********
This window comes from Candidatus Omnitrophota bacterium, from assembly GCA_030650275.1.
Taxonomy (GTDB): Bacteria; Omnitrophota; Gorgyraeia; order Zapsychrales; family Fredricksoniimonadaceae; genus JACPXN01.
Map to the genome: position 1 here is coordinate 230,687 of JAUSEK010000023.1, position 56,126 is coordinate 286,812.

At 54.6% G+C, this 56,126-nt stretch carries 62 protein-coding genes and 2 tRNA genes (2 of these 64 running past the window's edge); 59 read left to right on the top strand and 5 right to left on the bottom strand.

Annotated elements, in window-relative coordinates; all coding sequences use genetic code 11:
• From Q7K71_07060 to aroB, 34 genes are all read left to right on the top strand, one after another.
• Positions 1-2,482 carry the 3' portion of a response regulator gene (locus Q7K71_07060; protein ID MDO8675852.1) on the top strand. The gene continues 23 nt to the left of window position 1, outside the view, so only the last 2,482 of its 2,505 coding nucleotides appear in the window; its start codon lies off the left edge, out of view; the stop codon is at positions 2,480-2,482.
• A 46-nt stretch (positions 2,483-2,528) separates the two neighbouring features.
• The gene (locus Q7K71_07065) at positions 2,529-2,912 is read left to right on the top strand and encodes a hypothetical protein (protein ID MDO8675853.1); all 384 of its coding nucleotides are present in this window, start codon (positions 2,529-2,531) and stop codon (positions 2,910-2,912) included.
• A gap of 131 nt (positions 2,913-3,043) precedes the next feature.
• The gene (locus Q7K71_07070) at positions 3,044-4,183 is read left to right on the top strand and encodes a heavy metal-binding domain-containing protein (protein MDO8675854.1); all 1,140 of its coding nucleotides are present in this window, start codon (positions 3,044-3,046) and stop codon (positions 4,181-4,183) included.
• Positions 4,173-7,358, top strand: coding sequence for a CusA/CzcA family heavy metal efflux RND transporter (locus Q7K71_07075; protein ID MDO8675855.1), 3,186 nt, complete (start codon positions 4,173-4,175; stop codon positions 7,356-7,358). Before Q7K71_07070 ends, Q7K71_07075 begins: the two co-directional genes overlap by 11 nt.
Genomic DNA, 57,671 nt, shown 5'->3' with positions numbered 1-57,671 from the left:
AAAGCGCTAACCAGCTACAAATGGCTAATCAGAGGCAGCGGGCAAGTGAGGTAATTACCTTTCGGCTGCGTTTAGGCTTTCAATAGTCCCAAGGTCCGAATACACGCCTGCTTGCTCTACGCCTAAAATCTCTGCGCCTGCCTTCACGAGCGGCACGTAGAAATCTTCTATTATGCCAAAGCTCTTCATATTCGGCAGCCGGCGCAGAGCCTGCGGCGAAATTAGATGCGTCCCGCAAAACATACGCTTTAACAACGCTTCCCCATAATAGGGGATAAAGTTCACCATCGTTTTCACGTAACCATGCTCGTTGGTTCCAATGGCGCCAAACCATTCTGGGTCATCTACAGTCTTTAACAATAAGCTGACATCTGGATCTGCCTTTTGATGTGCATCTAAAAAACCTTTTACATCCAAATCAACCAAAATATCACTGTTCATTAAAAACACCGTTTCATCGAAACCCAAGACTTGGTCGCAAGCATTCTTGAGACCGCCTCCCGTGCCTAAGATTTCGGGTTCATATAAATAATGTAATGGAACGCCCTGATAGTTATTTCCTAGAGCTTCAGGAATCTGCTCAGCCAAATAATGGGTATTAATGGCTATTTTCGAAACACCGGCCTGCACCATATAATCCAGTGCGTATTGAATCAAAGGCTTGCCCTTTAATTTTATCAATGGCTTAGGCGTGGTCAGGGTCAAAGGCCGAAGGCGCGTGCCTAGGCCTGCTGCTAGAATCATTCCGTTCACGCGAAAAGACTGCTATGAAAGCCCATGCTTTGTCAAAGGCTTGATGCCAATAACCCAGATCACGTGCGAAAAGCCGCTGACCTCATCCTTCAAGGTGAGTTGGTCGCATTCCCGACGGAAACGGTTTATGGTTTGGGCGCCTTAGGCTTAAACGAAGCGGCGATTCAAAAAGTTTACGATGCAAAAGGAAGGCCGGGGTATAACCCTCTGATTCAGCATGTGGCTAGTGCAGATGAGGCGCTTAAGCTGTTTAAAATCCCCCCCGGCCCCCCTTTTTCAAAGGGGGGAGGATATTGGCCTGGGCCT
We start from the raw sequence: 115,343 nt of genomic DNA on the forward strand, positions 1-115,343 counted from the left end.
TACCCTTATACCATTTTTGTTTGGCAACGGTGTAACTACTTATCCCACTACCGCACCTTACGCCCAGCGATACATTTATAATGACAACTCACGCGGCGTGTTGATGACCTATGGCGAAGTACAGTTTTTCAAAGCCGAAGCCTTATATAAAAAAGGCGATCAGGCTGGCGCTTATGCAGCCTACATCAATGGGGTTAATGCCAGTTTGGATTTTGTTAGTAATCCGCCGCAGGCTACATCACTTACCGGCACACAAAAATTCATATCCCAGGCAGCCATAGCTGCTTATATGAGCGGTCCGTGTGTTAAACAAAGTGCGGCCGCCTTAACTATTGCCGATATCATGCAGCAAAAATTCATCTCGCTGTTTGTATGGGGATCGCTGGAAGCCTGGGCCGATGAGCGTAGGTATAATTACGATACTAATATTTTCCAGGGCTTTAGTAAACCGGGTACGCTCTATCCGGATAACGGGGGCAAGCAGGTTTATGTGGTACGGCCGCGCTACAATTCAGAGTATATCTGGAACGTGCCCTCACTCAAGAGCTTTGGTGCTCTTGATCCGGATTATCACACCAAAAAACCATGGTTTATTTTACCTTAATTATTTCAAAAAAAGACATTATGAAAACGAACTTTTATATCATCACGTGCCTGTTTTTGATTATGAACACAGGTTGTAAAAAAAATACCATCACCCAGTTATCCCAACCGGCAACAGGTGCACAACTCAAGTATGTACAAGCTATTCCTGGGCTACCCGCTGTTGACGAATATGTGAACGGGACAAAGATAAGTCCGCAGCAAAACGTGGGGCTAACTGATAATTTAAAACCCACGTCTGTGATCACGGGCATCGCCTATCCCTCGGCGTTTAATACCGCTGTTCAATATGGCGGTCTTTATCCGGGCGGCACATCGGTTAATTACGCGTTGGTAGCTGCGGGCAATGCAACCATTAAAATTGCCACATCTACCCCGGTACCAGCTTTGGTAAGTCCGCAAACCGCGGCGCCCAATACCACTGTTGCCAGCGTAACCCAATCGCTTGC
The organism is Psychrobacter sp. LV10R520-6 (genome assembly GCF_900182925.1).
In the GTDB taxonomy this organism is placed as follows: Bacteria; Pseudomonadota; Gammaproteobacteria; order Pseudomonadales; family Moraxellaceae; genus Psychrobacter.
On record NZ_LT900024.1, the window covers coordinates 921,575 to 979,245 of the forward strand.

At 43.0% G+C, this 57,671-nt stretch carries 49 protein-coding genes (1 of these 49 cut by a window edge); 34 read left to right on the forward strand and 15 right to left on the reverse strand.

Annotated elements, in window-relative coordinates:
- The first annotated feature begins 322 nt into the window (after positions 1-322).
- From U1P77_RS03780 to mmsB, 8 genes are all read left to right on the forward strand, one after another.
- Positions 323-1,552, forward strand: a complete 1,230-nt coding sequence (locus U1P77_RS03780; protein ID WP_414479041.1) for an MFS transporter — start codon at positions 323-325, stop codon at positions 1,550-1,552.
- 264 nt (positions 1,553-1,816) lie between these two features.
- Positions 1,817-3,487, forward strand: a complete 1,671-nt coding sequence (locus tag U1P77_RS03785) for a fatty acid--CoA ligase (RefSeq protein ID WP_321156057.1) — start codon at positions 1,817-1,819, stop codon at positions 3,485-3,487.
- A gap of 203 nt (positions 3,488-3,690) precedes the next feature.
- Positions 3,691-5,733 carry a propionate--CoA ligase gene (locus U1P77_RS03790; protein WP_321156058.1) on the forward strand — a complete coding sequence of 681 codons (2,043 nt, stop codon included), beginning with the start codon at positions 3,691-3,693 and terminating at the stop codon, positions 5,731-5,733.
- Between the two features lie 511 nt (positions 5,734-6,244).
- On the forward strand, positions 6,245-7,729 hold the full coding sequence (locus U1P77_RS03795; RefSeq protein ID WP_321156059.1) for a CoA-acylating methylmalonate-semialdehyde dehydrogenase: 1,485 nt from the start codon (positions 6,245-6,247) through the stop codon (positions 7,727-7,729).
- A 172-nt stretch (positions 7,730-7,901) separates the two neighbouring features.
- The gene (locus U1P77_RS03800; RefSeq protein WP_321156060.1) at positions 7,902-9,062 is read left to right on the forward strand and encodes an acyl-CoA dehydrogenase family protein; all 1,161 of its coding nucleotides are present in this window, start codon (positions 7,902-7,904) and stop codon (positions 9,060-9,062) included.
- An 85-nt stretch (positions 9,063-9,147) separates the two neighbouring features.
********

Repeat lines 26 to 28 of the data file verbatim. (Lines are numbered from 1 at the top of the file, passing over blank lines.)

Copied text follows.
- Positions 1,817-3,487, forward strand: a complete 1,671-nt coding sequence (locus tag U1P77_RS03785) for a fatty acid--CoA ligase (RefSeq protein ID WP_321156057.1) — start codon at positions 1,817-1,819, stop codon at positions 3,485-3,487.
- A gap of 203 nt (positions 3,488-3,690) precedes the next feature.
- Positions 3,691-5,733 carry a propionate--CoA ligase gene (locus U1P77_RS03790; protein WP_321156058.1) on the forward strand — a complete coding sequence of 681 codons (2,043 nt, stop codon included), beginning with the start codon at positions 3,691-3,693 and terminating at the stop codon, positions 5,731-5,733.